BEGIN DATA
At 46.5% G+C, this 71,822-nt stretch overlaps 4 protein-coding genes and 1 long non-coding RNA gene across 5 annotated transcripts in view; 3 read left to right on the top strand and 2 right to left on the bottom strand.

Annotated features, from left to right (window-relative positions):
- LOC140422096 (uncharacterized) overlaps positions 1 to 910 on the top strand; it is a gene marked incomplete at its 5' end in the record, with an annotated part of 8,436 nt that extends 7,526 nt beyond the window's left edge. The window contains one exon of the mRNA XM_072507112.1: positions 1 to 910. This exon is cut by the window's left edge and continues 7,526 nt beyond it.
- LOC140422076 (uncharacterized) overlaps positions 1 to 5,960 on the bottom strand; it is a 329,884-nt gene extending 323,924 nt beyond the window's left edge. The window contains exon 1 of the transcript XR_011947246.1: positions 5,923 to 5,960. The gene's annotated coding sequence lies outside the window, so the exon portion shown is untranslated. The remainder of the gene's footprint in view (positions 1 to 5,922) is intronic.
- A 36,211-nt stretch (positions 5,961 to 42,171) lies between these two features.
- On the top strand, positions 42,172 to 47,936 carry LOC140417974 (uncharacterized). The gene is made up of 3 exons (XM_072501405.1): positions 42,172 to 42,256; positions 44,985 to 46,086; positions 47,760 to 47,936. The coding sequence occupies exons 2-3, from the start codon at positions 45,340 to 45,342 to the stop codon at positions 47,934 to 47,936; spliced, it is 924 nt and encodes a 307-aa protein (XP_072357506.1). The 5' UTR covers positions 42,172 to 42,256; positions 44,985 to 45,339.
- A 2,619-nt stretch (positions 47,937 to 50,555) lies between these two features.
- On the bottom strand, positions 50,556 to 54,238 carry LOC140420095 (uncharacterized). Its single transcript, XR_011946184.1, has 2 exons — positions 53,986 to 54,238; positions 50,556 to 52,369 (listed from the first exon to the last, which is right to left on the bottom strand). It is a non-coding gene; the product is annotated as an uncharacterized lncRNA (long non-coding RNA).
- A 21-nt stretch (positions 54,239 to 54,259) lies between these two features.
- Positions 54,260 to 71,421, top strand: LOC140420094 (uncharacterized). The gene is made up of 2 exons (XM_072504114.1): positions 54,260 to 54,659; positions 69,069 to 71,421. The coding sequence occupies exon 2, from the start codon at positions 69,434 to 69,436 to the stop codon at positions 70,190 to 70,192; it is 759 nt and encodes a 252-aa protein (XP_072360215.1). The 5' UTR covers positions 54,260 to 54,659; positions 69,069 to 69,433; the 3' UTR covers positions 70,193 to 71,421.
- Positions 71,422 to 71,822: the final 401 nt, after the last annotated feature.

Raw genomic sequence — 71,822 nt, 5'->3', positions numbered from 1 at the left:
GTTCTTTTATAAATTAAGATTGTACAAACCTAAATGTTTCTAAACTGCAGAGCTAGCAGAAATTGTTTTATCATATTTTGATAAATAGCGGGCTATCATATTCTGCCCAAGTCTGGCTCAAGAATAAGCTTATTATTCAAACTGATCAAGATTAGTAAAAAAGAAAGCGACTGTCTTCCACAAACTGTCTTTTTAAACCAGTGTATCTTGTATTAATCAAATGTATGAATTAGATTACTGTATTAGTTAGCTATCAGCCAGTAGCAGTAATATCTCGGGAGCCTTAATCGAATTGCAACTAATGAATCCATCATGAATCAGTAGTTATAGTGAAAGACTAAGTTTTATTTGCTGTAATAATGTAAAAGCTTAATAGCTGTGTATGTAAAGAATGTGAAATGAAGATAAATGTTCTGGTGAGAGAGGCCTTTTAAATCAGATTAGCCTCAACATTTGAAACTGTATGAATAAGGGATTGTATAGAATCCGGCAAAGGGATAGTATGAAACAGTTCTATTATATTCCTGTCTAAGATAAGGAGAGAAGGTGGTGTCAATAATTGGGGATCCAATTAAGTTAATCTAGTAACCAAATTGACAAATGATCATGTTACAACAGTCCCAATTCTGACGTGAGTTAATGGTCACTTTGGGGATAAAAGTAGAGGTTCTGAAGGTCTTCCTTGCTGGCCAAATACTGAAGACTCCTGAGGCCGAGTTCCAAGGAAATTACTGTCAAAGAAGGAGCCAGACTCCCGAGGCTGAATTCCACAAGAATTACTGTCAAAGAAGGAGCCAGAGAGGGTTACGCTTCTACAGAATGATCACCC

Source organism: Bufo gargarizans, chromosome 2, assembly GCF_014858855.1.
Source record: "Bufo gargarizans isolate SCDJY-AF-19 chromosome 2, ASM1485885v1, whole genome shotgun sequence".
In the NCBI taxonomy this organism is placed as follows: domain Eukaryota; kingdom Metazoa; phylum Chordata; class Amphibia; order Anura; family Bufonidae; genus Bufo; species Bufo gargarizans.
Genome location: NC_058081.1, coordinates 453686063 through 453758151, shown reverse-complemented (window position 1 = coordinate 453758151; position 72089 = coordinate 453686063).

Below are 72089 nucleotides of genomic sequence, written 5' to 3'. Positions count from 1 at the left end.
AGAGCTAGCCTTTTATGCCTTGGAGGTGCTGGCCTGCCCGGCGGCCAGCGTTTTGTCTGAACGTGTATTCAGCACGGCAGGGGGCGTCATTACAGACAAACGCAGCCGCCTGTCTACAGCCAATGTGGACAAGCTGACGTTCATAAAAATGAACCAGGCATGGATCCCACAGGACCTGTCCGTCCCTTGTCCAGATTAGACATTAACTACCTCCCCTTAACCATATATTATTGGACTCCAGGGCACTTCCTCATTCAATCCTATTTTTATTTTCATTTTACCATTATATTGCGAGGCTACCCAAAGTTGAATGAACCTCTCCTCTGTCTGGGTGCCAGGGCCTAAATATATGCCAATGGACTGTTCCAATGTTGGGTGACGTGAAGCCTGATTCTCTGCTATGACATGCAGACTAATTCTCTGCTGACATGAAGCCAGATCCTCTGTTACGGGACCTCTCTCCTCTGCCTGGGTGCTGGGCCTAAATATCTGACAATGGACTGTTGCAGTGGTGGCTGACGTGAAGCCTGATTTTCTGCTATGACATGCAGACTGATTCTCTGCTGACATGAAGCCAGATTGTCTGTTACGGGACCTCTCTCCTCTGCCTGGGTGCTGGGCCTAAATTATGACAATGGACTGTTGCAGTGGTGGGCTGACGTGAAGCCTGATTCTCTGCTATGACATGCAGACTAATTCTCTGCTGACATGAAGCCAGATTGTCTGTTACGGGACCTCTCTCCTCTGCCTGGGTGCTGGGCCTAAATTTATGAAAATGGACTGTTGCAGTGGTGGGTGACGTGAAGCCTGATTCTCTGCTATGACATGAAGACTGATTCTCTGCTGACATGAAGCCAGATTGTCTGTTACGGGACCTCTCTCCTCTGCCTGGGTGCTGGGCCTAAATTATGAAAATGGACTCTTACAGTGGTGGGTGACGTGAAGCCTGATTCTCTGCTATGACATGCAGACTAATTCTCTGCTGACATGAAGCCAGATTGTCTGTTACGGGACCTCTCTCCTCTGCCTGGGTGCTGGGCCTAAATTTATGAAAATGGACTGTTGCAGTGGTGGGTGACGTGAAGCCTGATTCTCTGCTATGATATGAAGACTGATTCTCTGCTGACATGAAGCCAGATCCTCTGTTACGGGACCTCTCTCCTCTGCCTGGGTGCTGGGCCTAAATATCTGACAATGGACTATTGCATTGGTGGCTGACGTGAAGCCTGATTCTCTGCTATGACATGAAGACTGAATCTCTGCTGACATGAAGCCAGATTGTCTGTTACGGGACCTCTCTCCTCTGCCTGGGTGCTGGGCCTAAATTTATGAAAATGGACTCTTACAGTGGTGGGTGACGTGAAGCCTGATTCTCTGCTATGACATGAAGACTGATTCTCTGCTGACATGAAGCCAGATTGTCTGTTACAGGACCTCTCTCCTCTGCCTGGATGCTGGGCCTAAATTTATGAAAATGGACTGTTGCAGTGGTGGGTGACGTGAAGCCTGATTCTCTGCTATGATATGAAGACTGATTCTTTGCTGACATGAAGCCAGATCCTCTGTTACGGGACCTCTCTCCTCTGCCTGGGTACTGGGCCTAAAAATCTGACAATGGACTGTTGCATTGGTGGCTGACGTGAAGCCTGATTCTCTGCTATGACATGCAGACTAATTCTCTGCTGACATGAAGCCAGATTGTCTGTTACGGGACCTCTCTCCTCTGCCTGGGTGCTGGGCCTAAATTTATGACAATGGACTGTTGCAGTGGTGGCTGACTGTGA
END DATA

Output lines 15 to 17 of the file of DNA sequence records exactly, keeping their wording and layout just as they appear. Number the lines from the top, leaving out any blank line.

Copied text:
Source record: "Bufo gargarizans isolate SCDJY-AF-19 chromosome 2, ASM1485885v1, whole genome shotgun sequence".
In the NCBI taxonomy this organism is placed as follows: domain Eukaryota; kingdom Metazoa; phylum Chordata; class Amphibia; order Anura; family Bufonidae; genus Bufo; species Bufo gargarizans.
Genome location: NC_058081.1, coordinates 453686063 through 453758151, shown reverse-complemented (window position 1 = coordinate 453758151; position 72089 = coordinate 453686063).